Empirical research continues to show that the minimum wage, when it is set above the prevailing wages actually paid to entry level workers in a particular locale, throws many of the most vulnerable out of work. The latest, from Jeffrey Clemens of the University of California, San Diego, is titled “The Minimum Wage and the Great Recession: Evidence from the Current Population Survey.” It is a working paper of the National Bureau of Economic Research. The abstract states:
I analyze recent federal minimum wage increases using the Current Population Survey. The relevant minimum wage increases were differentially binding across states, generating natural comparison groups. I first estimate a standard difference-in-differences model on samples restricted to relatively low-skilled individuals, as described by their ages and education levels. I also employ a triple-difference framework that utilizes continuous variation in the minimum wage’s bite across skill groups. In both frameworks, estimates are robust to adopting a range of alternative strategies, including matching on the size of states’ housing declines, to account for variation in the Great Recession’s severity across states. My baseline estimate is that this period’s full set of minimum wage increases reduced employment among individuals ages 16 to 30 with less than a high school education by 5.6 percentage points. This estimate accounts for 43 percent of the sustained, 13 percentage point decline in this skill group’s employment rate and a 0.49 percentage point decline in employment across the full population ages 16 to 64.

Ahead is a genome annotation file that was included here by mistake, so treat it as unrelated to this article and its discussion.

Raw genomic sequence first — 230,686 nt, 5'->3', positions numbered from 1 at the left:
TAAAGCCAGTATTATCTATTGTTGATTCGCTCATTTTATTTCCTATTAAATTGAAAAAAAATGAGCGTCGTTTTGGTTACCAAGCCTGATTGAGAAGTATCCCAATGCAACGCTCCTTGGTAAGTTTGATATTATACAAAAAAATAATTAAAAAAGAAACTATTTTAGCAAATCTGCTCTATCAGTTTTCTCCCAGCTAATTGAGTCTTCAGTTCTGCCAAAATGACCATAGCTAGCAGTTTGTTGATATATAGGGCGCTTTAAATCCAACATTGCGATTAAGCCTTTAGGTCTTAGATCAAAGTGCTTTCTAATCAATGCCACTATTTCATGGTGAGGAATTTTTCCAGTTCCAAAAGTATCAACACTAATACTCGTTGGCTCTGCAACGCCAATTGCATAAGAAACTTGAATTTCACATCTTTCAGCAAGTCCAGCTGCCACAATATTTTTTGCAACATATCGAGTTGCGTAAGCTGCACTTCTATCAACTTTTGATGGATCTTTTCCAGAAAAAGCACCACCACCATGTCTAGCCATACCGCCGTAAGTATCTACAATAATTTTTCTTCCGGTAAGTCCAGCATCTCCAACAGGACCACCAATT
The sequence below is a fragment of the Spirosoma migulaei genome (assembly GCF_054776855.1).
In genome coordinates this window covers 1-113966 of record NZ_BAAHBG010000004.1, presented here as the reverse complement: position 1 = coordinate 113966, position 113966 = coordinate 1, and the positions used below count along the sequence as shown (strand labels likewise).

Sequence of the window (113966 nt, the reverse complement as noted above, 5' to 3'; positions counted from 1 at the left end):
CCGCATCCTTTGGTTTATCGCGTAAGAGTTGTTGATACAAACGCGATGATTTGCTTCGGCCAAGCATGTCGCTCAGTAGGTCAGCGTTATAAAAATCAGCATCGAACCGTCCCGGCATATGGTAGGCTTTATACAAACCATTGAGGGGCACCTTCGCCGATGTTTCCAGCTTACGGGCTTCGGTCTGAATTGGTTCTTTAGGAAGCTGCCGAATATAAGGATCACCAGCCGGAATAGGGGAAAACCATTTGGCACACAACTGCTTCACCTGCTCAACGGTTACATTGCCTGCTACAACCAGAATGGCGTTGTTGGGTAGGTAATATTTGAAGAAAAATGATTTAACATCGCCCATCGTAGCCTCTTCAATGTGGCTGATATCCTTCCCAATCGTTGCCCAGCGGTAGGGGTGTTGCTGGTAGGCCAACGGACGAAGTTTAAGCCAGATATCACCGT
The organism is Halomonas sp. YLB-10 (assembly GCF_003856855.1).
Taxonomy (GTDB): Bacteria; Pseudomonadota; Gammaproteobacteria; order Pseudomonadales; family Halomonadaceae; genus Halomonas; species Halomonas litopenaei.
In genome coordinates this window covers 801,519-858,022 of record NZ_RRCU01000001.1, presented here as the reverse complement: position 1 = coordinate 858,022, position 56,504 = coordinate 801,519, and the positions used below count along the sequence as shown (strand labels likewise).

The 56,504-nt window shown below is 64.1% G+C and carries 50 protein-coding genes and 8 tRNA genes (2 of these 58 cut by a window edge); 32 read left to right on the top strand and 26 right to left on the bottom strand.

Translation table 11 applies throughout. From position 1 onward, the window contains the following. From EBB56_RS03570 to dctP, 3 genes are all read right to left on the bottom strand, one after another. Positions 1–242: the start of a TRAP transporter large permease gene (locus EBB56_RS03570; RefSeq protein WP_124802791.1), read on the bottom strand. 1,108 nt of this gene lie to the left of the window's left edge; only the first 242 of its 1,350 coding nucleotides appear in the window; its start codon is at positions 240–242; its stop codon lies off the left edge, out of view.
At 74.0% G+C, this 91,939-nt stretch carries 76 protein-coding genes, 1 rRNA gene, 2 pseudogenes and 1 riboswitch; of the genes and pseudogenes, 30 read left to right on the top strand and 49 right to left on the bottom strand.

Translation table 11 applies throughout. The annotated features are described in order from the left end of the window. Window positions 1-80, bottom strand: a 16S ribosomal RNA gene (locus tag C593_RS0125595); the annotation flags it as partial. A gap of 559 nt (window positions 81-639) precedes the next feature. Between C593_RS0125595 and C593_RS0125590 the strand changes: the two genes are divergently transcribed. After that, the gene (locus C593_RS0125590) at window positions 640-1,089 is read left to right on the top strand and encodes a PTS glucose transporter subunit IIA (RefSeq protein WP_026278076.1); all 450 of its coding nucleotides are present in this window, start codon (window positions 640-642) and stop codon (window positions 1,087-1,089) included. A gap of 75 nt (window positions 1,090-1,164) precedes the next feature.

Emphasis added. Via Greg Mankiw.
There was a time when the propensity of the minimum wage to increase unemployment was considered a matter of common sense, and newspapers like the New York Times and the Washington Post editorialized in favor of abolishing the minimum wage altogether. Now, however, it is all demagoguery all the time on the Left, and the minimum wage has become a popular, if wholly misguided, rallying cry.